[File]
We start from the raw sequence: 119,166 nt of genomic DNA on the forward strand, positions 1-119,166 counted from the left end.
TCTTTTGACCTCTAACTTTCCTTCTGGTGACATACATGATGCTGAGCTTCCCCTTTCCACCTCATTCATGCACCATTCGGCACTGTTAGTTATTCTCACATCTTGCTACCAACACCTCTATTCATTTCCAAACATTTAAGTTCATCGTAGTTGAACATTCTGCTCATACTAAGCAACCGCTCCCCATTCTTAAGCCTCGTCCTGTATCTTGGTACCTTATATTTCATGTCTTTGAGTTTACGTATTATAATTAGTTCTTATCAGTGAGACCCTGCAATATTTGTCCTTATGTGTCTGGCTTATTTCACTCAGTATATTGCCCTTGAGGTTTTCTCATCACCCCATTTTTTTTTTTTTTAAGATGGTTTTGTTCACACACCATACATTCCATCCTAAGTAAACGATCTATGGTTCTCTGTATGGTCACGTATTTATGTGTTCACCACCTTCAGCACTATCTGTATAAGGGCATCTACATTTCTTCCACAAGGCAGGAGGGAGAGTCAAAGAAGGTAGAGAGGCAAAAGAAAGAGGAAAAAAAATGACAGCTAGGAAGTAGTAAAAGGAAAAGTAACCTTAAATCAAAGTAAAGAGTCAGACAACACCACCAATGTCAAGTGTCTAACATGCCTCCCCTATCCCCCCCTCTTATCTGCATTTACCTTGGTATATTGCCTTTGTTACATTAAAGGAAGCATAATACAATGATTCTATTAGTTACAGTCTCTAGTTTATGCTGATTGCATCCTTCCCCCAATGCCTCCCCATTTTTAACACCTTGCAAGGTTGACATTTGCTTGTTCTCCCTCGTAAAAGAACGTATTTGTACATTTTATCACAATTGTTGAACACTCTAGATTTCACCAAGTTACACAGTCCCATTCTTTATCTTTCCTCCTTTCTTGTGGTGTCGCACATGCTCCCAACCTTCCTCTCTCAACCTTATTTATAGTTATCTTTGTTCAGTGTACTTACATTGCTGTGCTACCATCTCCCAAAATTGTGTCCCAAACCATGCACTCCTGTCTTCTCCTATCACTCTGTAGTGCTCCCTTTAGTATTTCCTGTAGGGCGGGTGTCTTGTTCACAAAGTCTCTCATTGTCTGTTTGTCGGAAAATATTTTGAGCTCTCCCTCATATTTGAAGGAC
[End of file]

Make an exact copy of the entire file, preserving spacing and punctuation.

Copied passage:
We start from the raw sequence: 119,166 nt of genomic DNA on the forward strand, positions 1-119,166 counted from the left end.
TCTTTTGACCTCTAACTTTCCTTCTGGTGACATACATGATGCTGAGCTTCCCCTTTCCACCTCATTCATGCACCATTCGGCACTGTTAGTTATTCTCACATCTTGCTACCAACACCTCTATTCATTTCCAAACATTTAAGTTCATCGTAGTTGAACATTCTGCTCATACTAAGCAACCGCTCCCCATTCTTAAGCCTCGTCCTGTATCTTGGTACCTTATATTTCATGTCTTTGAGTTTACGTATTATAATTAGTTCTTATCAGTGAGACCCTGCAATATTTGTCCTTATGTGTCTGGCTTATTTCACTCAGTATATTGCCCTTGAGGTTTTCTCATCACCCCATTTTTTTTTTTTTTAAGATGGTTTTGTTCACACACCATACATTCCATCCTAAGTAAACGATCTATGGTTCTCTGTATGGTCACGTATTTATGTGTTCACCACCTTCAGCACTATCTGTATAAGGGCATCTACATTTCTTCCACAAGGCAGGAGGGAGAGTCAAAGAAGGTAGAGAGGCAAAAGAAAGAGGAAAAAAAATGACAGCTAGGAAGTAGTAAAAGGAAAAGTAACCTTAAATCAAAGTAAAGAGTCAGACAACACCACCAATGTCAAGTGTCTAACATGCCTCCCCTATCCCCCCCTCTTATCTGCATTTACCTTGGTATATTGCCTTTGTTACATTAAAGGAAGCATAATACAATGATTCTATTAGTTACAGTCTCTAGTTTATGCTGATTGCATCCTTCCCCCAATGCCTCCCCATTTTTAACACCTTGCAAGGTTGACATTTGCTTGTTCTCCCTCGTAAAAGAACGTATTTGTACATTTTATCACAATTGTTGAACACTCTAGATTTCACCAAGTTACACAGTCCCATTCTTTATCTTTCCTCCTTTCTTGTGGTGTCGCACATGCTCCCAACCTTCCTCTCTCAACCTTATTTATAGTTATCTTTGTTCAGTGTACTTACATTGCTGTGCTACCATCTCCCAAAATTGTGTCCCAAACCATGCACTCCTGTCTTCTCCTATCACTCTGTAGTGCTCCCTTTAGTATTTCCTGTAGGGCGGGTGTCTTGTTCACAAAGTCTCTCATTGTCTGTTTGTCGGAAAATATTTTGAGCTCTCCCTCATATTTGAAGGAC